Production History: The Emperor Jones
The first production of The Emperor Jones was produced by the Provincetown Players and opened on Macdougal Street at the Playwrights Theater on 1 November 1920. The play soon moved to Broadway and ran for 204 performances. Black actor Charles Gilpin played the title role, the first time an important black role was not played by a white man in black-face. There were 3 New York revivals; Paul Robeson played the title character in the 1925 production (Murphy 188).
The Emperor Jones
The 1933 film titled The Emperor Jones. Adapted by DuBose Heyward from the play by Eugene O’Neill. The film featured Paul Robeson in the title role. The film adds about half an hour of new backstory for the character Brutus Jones.
The Emperor Jones
José Limón Dance Company
“This dance version elaborates on the central theme, that of the superstitious terror of the hunted emperor. In the style of a free fantasy, the dance makes no attempt to adhere to the play’s sequence, but rather seeks to give it another dimension. There are a series of episodes which concern Jones’ visions and hallucinations of his earlier life” (EOneill.tv – The Emperor Jones).
The Wooster Group:
The Wooster Group’s addition to the cannon of The Emperor Jones was unsurprisingly a new and shocking look at O’Neill’s text. In addition to the clear and present racial tones in the text of the play, the Wooster Group added an even clearer visual image when they decided to have Brutus Jones portrayed by a white female wearing blackface.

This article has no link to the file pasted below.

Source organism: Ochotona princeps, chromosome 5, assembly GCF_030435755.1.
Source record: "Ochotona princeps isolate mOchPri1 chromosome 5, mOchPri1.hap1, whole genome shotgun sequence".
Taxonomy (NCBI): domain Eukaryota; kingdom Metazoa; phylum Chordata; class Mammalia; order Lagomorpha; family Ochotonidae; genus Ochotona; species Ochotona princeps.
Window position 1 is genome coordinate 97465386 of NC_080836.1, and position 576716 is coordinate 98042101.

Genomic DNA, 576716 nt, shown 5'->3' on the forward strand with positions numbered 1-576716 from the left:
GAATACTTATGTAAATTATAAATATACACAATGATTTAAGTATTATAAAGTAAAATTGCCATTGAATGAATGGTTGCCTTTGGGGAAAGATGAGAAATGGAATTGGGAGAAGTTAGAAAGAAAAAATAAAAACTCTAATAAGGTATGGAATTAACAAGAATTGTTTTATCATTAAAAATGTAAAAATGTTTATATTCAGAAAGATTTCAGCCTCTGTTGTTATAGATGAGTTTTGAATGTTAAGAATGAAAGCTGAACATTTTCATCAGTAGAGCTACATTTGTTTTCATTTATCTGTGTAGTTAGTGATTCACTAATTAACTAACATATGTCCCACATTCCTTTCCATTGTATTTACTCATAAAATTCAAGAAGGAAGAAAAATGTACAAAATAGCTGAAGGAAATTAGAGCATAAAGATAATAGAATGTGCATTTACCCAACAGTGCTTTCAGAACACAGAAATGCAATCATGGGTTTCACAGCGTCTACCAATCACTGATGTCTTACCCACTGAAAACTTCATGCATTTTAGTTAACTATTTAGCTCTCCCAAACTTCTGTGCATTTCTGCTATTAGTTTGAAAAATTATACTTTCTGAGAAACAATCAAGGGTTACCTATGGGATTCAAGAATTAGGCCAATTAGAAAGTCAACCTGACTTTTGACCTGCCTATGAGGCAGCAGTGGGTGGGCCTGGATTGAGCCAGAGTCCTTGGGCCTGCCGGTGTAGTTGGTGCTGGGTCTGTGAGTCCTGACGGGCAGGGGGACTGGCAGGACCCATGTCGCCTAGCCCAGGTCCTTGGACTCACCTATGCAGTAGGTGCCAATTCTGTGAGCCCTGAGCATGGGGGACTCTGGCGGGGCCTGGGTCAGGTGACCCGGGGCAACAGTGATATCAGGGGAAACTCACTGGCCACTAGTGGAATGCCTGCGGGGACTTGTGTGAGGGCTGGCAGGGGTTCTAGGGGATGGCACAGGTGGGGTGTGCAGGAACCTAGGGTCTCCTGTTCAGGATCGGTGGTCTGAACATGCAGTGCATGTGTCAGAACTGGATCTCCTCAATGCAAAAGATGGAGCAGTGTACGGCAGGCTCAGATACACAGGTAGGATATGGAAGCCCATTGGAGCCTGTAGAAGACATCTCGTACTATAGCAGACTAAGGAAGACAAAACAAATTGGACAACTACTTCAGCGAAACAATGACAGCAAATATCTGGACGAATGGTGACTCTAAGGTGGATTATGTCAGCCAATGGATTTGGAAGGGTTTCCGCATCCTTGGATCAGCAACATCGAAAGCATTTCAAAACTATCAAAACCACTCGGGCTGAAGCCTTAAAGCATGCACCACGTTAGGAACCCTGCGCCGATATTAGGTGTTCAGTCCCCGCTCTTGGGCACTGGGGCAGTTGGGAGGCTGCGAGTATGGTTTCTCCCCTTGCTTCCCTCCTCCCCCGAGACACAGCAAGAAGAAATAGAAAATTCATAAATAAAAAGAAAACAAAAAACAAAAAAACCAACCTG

The show does vary from other Wooster Group production in technical aspects in that their rendition of Jones is rather light on video or projection use. Director Elizabeth LeCompte also opted against using the drum beat called for in O’Neill’s stage directions. The set design of Jim Clayburgh’s stands as baren and minimalistic.
The Wooster Group started rehearsals for this production in August of 1992. The first production of the show would premier in November of the same year in Frankfurt, Germany. Though the audience reaction was often described as varied, the critical reception of the show was positive from the start. For the next eight years, the show toured Europe as well as making frequent visits to the Performing Garage in Manhattan. In 1996, the project of capturing the performance on video began. And in 1999 the film premiered at the Reade Theater for The New York Video Festival.
The production had a revival for the Eugene O’Neill festival in Chicago in January of 2009.
Clarke, Mary Dale, and Vandamm Studio. N.d. NYPL Digital Gallery- The Emperor Jones. Web.
“EOneill.tv – The Emperor Jones.” EOneill.tv – The Emperor Jones. Copyright © 1999-2013 EOneill.com, n.d. Web. 15 Apr. 2014.